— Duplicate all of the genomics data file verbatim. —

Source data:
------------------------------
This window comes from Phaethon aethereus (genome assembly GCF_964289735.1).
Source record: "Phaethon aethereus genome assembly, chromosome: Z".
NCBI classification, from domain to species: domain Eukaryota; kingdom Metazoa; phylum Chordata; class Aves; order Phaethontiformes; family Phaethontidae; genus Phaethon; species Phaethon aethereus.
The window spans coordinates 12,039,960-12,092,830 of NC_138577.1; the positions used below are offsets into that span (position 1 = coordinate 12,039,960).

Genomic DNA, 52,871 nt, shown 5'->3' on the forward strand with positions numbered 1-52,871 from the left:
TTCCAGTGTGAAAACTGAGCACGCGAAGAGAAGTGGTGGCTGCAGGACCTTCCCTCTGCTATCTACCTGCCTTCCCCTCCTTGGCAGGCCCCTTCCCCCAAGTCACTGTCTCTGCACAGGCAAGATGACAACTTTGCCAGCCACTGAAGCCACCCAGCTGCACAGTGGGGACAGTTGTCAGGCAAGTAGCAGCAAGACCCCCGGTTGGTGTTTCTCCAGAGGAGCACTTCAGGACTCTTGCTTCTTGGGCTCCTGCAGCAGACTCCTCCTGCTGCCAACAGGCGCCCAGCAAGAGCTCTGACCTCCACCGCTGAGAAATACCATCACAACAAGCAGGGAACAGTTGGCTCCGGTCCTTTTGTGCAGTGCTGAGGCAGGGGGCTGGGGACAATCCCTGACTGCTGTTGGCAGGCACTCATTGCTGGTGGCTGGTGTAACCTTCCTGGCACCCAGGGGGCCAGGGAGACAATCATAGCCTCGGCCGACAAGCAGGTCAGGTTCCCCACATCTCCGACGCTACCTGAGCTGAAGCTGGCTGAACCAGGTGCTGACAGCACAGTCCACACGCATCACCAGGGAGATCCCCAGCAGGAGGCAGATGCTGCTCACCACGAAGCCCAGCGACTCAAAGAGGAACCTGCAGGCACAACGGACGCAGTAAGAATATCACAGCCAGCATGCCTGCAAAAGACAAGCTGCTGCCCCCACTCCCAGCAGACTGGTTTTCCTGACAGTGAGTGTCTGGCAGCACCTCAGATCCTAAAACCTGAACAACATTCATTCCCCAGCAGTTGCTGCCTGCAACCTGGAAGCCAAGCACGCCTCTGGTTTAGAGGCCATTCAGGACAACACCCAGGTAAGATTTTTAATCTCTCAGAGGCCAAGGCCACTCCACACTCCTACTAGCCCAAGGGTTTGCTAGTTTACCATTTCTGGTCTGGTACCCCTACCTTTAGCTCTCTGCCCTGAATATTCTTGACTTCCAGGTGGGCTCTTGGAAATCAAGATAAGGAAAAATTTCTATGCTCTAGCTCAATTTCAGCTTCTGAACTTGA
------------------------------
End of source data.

This window comes from Phaethon aethereus (genome assembly GCF_964289735.1).
Source record: "Phaethon aethereus genome assembly, chromosome: Z".
NCBI classification, from domain to species: domain Eukaryota; kingdom Metazoa; phylum Chordata; class Aves; order Phaethontiformes; family Phaethontidae; genus Phaethon; species Phaethon aethereus.
The window spans coordinates 12,039,960-12,092,830 of NC_138577.1; the positions used below are offsets into that span (position 1 = coordinate 12,039,960).

Genomic DNA, 52,871 nt, shown 5'->3' on the forward strand with positions numbered 1-52,871 from the left:
TTCCAGTGTGAAAACTGAGCACGCGAAGAGAAGTGGTGGCTGCAGGACCTTCCCTCTGCTATCTACCTGCCTTCCCCTCCTTGGCAGGCCCCTTCCCCCAAGTCACTGTCTCTGCACAGGCAAGATGACAACTTTGCCAGCCACTGAAGCCACCCAGCTGCACAGTGGGGACAGTTGTCAGGCAAGTAGCAGCAAGACCCCCGGTTGGTGTTTCTCCAGAGGAGCACTTCAGGACTCTTGCTTCTTGGGCTCCTGCAGCAGACTCCTCCTGCTGCCAACAGGCGCCCAGCAAGAGCTCTGACCTCCACCGCTGAGAAATACCATCACAACAAGCAGGGAACAGTTGGCTCCGGTCCTTTTGTGCAGTGCTGAGGCAGGGGGCTGGGGACAATCCCTGACTGCTGTTGGCAGGCACTCATTGCTGGTGGCTGGTGTAACCTTCCTGGCACCCAGGGGGCCAGGGAGACAATCATAGCCTCGGCCGACAAGCAGGTCAGGTTCCCCACATCTCCGACGCTACCTGAGCTGAAGCTGGCTGAACCAGGTGCTGACAGCACAGTCCACACGCATCACCAGGGAGATCCCCAGCAGGAGGCAGATGCTGCTCACCACGAAGCCCAGCGACTCAAAGAGGAACCTGCAGGCACAACGGACGCAGTAAGAATATCACAGCCAGCATGCCTGCAAAAGACAAGCTGCTGCCCCCACTCCCAGCAGACTGGTTTTCCTGACAGTGAGTGTCTGGCAGCACCTCAGATCCTAAAACCTGAACAACATTCATTCCCCAGCAGTTGCTGCCTGCAACCTGGAAGCCAAGCACGCCTCTGGTTTAGAGGCCATTCAGGACAACACCCAGGTAAGATTTTTAATCTCTCAGAGGCCAAGGCCACTCCACACTCCTACTAGCCCAAGGGTTTGCTAGTTTACCATTTCTGGTCTGGTACCCCTACCTTTAGCTCTCTGCCCTGAATATTCTTGACTTCCAGGTGGGCTCTTGGAAATCAAGATAAGGAAAAATTTCTATGCTCTAGCTCAATTTCAGCTTCTGAACTTGA